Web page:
Waste Concern: Turning a Problem into a Resource Harvard Case Solution & Analysis

As of September 2005, co-founded concern waste organization dedicated to improving waste management in Bangladesh, is considering changes to its business model, to be approved by the municipal government for large-scale composting site. Since its inception in 1995, Waste Concern followed a decentralized model where each composting site composting small operations processing three tons of organic waste per day. In this model, they relied on the land and the waste supply of Dhaka City Council (DCC) municipal government. Now they are working with the Dutch-based World Wide Recycling BV (WWR) to create a 700-ton per day composting plant, which will enable them to earn tradable certificates for $ 11 per ton of reduced methane gas, making it the first in the world to collect loans through composting under the Clean Development Mechanism of the United Nations (CDM). To start the composting site, they face obstacles in getting approval of DCC. They have three options: (1) to follow the original plan that the municipality will provide both land and waste, which entails the pending approval of DCC, (2) the acquisition of land for the composting site and rely on municipal waste supply or (3) to purchase land and to take responsibility for waste collection itself. In its views, they must weigh the financial and social aspects and to determine the appropriate structure for their organization. "Hide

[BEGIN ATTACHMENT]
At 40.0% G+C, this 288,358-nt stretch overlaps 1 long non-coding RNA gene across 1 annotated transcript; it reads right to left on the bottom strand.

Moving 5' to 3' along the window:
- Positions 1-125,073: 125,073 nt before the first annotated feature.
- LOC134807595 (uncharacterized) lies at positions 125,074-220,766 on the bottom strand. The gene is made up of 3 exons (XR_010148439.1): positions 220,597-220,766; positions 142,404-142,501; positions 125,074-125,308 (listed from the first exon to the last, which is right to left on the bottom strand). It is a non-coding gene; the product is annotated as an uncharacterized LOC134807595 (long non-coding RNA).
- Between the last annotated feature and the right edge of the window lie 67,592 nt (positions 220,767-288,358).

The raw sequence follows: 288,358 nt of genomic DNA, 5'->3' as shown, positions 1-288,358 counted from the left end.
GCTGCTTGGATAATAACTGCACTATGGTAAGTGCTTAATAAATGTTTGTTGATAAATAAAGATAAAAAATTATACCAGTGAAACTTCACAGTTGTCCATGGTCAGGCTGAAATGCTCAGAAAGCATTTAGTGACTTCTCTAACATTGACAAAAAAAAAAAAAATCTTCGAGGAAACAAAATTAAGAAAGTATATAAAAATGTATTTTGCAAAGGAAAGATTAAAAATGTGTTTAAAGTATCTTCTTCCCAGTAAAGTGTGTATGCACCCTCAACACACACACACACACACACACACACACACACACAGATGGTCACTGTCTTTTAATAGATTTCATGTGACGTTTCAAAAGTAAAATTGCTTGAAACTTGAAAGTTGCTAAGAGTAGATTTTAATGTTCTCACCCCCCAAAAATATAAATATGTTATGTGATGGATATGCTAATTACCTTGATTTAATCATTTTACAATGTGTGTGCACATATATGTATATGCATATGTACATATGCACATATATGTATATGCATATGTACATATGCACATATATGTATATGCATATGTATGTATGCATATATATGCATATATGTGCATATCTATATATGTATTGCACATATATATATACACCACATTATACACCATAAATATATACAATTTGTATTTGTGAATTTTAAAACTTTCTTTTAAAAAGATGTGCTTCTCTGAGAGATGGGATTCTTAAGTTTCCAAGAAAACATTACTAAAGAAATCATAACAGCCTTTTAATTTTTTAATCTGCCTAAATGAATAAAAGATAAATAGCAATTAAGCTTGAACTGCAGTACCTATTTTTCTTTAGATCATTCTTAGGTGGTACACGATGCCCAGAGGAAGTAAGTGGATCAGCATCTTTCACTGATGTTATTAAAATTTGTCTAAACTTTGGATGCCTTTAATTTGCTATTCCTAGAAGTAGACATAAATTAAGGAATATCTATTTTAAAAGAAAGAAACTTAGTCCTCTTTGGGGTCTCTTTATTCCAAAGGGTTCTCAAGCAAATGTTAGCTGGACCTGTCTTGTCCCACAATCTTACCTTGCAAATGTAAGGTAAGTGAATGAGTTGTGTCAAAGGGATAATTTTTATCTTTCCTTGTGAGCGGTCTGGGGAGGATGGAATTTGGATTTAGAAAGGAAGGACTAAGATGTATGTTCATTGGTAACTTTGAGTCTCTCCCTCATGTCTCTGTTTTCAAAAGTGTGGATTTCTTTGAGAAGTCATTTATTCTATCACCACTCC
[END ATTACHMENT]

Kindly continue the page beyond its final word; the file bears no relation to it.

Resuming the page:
by Jordan Mitchell, Johanna Mair Source: IESE 22 pages. Publication Date: September 28, 2006. Prod. #: IES176-PDF-ENG

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